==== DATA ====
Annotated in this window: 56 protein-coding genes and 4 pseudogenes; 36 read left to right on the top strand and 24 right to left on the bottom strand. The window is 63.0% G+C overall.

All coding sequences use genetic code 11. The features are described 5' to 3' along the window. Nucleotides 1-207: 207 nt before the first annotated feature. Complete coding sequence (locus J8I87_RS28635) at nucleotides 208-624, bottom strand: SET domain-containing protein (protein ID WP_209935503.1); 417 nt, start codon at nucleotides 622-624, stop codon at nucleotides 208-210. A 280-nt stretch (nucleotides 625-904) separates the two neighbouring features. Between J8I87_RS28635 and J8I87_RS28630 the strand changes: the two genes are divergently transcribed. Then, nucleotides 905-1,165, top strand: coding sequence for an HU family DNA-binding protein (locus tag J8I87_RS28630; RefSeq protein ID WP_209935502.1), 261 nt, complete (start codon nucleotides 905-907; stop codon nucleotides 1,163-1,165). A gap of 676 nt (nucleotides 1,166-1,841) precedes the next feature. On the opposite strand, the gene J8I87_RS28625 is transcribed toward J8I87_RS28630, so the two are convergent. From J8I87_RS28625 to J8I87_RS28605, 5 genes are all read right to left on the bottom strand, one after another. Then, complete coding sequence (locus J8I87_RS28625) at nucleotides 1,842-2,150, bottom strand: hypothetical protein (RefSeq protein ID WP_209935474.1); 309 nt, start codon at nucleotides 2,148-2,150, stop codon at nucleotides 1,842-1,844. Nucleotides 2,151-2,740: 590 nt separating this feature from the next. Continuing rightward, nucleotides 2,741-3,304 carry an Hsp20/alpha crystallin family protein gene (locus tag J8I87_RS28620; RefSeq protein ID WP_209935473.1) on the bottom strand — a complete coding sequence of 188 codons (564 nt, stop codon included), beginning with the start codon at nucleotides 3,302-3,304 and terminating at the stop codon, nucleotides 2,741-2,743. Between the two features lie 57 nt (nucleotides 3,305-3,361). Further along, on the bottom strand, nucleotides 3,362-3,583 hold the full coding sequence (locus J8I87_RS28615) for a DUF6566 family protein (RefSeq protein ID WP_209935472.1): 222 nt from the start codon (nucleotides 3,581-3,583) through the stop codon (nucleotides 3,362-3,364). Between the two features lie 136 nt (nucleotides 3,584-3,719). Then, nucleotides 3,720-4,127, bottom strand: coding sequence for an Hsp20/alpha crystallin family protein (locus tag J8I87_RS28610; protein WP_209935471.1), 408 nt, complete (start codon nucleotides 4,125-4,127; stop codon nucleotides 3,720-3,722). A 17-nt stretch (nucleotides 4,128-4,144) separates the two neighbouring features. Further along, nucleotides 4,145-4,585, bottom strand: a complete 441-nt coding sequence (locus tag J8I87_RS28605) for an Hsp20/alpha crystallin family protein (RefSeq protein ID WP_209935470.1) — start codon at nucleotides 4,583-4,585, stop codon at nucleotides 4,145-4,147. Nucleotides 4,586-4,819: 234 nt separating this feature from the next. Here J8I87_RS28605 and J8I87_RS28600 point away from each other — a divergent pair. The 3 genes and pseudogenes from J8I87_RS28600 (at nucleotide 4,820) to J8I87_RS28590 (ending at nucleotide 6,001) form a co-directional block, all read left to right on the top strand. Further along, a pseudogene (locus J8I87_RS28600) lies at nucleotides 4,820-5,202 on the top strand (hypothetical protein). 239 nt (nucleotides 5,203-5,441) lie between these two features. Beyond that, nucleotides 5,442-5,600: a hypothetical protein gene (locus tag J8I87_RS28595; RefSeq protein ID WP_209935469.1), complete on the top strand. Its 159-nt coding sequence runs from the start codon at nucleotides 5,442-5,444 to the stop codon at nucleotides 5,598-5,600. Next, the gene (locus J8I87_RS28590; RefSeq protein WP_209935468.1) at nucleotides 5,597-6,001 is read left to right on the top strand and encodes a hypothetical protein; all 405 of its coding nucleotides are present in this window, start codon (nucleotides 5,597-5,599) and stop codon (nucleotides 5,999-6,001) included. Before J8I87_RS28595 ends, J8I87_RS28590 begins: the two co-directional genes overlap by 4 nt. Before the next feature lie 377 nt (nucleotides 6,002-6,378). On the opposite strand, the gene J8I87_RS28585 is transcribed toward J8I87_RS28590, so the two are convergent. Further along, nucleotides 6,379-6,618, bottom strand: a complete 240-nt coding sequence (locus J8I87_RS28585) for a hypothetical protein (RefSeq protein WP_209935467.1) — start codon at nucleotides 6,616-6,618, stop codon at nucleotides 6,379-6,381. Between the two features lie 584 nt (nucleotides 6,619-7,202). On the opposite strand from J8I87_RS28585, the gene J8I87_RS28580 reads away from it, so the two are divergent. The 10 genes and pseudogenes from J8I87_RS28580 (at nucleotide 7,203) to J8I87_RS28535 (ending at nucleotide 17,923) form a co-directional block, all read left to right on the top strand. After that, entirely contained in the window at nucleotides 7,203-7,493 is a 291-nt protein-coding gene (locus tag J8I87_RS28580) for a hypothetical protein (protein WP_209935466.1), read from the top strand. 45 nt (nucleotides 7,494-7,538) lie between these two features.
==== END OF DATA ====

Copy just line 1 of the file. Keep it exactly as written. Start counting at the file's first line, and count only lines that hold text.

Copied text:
Annotated in this window: 56 protein-coding genes and 4 pseudogenes; 36 read left to right on the top strand and 24 right to left on the bottom strand. The window is 63.0% G+C overall.